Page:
Next up are Didier Deschamps' France in Salvador with the French having also opened their account with a comfortable 3-0 win over Honduras to top the group. Seferovic says the second-placed Swiss are eager to prove themselves against Les Bleus at the Arena Fonte Nova. "We have experienced players like (Napoli pair Valon) Behrami, (Goekhan) Inler and (Juventus' Stephan) Lichtsteiner. We're young and we're hungry," said the striker.

    Having capped his World Cup debut with a goal, Seferovic is hungry for more. "I had a lovely time, it gives you confidence and I was just happy to have scored," he said. "The result allowed us to clear the first hurdle." Seferovic, who plays for Spanish top tier side Real Sociedad, scored the winning goal in the FIFA Under-17 World Cup™ Final for Switzerland against Nigeria in 2009, but says he is loving being on the big stage at the full senior tournament'.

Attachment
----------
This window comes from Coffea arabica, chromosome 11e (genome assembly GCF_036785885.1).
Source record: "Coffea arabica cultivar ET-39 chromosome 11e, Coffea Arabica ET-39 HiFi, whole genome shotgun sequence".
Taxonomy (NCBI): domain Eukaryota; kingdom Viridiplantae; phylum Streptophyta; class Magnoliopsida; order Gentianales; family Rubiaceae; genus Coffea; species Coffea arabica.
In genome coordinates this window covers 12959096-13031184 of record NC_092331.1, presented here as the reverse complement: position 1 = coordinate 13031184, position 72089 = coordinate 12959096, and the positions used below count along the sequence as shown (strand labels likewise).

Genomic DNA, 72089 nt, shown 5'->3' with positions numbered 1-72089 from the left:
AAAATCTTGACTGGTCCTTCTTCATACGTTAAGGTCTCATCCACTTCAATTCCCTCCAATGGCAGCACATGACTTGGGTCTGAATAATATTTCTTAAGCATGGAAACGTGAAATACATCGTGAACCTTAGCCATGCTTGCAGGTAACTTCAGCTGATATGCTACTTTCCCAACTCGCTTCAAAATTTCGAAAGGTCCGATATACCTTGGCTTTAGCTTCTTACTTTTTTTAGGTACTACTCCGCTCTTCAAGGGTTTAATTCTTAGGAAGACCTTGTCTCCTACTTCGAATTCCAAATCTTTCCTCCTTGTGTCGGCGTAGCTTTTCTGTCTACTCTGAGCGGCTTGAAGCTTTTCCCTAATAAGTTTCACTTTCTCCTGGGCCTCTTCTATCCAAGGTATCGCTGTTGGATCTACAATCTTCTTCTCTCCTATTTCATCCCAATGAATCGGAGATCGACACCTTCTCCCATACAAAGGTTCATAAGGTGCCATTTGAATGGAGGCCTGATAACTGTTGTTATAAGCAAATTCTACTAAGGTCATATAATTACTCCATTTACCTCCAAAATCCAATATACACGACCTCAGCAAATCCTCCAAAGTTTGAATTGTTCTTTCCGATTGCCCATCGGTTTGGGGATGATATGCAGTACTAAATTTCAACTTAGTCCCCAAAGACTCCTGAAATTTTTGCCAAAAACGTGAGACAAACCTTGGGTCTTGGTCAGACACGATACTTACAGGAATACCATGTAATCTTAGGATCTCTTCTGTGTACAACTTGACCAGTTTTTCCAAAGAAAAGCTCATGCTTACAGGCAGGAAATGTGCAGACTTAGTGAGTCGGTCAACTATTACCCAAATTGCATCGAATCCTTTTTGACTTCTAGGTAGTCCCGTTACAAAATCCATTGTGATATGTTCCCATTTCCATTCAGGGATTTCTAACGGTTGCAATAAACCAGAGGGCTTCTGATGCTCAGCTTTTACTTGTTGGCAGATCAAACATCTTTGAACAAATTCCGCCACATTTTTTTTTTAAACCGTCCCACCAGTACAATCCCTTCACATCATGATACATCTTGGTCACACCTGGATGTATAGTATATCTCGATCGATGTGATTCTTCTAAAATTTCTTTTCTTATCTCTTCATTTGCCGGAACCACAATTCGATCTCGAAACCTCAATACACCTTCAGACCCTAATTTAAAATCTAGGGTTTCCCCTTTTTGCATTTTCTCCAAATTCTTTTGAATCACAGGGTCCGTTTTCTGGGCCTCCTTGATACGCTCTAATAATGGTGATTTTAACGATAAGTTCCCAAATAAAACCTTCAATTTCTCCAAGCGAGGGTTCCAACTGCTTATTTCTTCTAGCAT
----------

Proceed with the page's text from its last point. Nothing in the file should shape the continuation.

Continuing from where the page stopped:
He expects an open game as the French, led up front by the in-form Karim Benzema who scored two in the opening win over Honduras, look to attack the Swiss. "There will surely be more space (than against Ecuador) because the French like to play more. They are strong in attack, but it may be their weakness to want to attack too much," said Seferovic.

    Seferovic will likely have his Real Sociedad club-mate and fellow striker Antoine Griezmann facing him and he has warned his Swiss team-mates to be wary of him. "Griezmann is a very good player, he is a fox, cunning, insolent," he said. "He knows where to run to, he never stays in the one place, and is definitely a player we need to pay attention to. But we have Stephane (Lichtsteiner), who is experienced and who will know what to do with regards to taking care of him."

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    Swiss dream of beating 'difficult' France